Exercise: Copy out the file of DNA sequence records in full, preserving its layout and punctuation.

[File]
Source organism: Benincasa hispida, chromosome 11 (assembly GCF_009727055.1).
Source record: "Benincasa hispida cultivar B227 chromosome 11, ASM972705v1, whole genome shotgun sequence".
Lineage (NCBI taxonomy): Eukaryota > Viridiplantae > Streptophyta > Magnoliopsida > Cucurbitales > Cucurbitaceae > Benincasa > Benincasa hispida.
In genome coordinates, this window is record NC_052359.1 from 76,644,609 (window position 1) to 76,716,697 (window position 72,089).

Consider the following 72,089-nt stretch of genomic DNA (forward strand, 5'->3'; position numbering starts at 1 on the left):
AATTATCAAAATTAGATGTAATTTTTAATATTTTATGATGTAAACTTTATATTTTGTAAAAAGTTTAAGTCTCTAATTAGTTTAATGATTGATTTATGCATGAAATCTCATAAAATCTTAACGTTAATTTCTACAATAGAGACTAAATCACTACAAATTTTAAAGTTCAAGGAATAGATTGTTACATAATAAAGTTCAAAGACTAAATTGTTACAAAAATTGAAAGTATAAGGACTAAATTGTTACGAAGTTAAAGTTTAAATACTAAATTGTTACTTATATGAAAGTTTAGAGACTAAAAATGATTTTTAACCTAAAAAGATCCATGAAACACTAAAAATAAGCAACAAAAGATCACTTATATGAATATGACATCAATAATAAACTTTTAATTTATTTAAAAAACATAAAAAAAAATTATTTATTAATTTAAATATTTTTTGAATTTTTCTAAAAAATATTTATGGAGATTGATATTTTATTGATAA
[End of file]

Source organism: Benincasa hispida, chromosome 11 (assembly GCF_009727055.1).
Source record: "Benincasa hispida cultivar B227 chromosome 11, ASM972705v1, whole genome shotgun sequence".
Lineage (NCBI taxonomy): Eukaryota > Viridiplantae > Streptophyta > Magnoliopsida > Cucurbitales > Cucurbitaceae > Benincasa > Benincasa hispida.
In genome coordinates, this window is record NC_052359.1 from 76,644,609 (window position 1) to 76,716,697 (window position 72,089).

Consider the following 72,089-nt stretch of genomic DNA (forward strand, 5'->3'; position numbering starts at 1 on the left):
AATTATCAAAATTAGATGTAATTTTTAATATTTTATGATGTAAACTTTATATTTTGTAAAAAGTTTAAGTCTCTAATTAGTTTAATGATTGATTTATGCATGAAATCTCATAAAATCTTAACGTTAATTTCTACAATAGAGACTAAATCACTACAAATTTTAAAGTTCAAGGAATAGATTGTTACATAATAAAGTTCAAAGACTAAATTGTTACAAAAATTGAAAGTATAAGGACTAAATTGTTACGAAGTTAAAGTTTAAATACTAAATTGTTACTTATATGAAAGTTTAGAGACTAAAAATGATTTTTAACCTAAAAAGATCCATGAAACACTAAAAATAAGCAACAAAAGATCACTTATATGAATATGACATCAATAATAAACTTTTAATTTATTTAAAAAACATAAAAAAAAATTATTTATTAATTTAAATATTTTTTGAATTTTTCTAAAAAATATTTATGGAGATTGATATTTTATTGATAA